Vicky Austin says
Unless your mother is an actual child psychologist, I would ignore her.
(And even then, this would be a pretty weird take from an actual child psychologist.)
um, no offense, but your mother sounds nuts. your mom is an expert in child psych? or like studied psych in college? two walks a day and the park is great! at 13 months, Gymboree is still very much for the adult taking the child, as well as the child. I have twins and have a nanny. At 13 months it was super duper hot where we lived and mine were still on two naps – usually they’d play at home before their first nap, go on an outing, like to the children’s museum or park between first and second nap and then another walk after second nap. It’s not like your kid is going to Disney 3x a day or a video arcade. Is Gymboree absolutely necessary, no, but do i think it is harmful, also no
Unstructured outside time is truly the best for toddlers. Two walks + park sounds amazing. Other than that, seems like she’s at home a lot as it is? I agree Gymboree isnt necessary, but it won’t harm her, she might have fun and maybe the nanny needs some more stimulation herself :)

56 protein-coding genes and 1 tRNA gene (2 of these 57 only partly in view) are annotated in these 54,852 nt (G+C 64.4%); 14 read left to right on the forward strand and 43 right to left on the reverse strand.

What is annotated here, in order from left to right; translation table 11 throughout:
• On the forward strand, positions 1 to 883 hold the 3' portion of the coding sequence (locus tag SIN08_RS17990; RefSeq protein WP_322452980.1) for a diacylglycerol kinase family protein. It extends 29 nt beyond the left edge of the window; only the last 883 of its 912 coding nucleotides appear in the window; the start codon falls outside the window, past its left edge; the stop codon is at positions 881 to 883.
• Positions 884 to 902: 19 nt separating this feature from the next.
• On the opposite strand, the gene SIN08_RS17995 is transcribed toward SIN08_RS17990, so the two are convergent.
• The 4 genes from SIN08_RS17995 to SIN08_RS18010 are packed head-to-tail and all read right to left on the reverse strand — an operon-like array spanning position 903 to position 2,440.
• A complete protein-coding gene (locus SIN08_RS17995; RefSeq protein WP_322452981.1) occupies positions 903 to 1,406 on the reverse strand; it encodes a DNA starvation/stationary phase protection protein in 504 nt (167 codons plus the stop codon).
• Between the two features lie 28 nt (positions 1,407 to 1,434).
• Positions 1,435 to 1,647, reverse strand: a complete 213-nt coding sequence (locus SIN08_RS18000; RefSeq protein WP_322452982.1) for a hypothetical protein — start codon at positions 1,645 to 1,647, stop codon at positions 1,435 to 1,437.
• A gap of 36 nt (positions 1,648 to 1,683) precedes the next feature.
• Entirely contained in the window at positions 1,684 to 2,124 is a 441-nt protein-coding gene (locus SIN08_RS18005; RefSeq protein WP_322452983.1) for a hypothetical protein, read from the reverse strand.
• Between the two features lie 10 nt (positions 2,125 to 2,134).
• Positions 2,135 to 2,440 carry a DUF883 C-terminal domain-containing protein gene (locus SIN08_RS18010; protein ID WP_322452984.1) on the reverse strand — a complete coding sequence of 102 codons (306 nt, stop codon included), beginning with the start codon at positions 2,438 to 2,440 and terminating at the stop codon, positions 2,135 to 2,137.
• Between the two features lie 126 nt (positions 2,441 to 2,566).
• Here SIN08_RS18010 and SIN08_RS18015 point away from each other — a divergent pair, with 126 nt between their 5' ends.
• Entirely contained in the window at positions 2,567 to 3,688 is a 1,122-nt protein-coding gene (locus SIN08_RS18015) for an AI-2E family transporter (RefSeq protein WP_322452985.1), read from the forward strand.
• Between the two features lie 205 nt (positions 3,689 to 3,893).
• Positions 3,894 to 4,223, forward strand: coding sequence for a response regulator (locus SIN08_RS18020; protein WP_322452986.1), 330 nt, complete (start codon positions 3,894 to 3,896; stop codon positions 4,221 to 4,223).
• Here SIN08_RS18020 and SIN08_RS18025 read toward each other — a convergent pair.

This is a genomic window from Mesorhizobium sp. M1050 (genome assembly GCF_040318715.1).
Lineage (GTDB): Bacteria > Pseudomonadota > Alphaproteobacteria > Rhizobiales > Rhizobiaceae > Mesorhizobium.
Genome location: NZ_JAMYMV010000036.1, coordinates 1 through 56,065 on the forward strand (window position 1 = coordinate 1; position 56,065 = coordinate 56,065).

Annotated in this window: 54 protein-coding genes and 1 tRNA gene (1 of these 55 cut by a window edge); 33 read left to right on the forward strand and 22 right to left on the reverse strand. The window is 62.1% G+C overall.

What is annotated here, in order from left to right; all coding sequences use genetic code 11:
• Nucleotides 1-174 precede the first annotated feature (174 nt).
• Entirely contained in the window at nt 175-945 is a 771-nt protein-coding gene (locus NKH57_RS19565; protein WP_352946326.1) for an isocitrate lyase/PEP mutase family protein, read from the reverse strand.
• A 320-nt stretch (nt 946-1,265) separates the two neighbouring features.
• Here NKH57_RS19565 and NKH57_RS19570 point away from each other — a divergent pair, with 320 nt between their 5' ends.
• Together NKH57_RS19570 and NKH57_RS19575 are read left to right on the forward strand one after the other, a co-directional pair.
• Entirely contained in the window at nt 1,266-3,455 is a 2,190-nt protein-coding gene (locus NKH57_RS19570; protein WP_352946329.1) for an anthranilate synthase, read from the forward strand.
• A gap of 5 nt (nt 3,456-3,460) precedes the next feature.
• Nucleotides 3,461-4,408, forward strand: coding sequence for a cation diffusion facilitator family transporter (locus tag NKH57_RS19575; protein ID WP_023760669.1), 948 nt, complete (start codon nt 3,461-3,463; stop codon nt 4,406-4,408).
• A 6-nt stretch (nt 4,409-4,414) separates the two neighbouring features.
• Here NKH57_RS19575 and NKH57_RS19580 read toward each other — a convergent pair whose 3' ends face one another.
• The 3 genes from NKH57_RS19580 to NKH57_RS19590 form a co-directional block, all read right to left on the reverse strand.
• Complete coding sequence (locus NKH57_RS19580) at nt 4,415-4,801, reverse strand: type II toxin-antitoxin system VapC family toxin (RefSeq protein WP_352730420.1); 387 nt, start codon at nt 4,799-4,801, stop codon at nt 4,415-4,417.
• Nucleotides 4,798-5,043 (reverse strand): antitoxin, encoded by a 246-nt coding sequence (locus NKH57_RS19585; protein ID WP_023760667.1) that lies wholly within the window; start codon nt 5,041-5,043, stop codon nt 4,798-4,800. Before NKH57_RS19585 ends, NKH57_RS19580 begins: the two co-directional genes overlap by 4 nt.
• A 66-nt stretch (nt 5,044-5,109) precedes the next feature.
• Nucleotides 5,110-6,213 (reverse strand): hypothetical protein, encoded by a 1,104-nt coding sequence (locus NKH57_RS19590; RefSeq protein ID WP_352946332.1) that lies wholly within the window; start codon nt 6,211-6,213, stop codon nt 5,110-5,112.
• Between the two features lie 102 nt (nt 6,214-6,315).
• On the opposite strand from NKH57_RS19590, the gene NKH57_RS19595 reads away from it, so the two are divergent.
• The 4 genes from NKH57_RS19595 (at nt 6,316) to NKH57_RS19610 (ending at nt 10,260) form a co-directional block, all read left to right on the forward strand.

Outside time is the best for your child!!! Ask your mom to send you the studies she’s referring to 😂. I have kids who are easily overstimulated and I definitely lean more towards avoiding overstimulation than most parents, but outside time is the opposite of overstimulation. Gymboree is probably fine but also totally unnecessary if they are doing outside time and park.
Your mom sounds like a nightmare who gets her kicks judging working moms.
Is your mom potentially feeling guilty for what she now knows your childhood looked like? If you’ve talked a lot about how important fresh air, sunshine, activities, etc are for a baby’s development, could she be pushing back against that because she didn’t do any of that? If so, yet another reason you can confidently ignore her.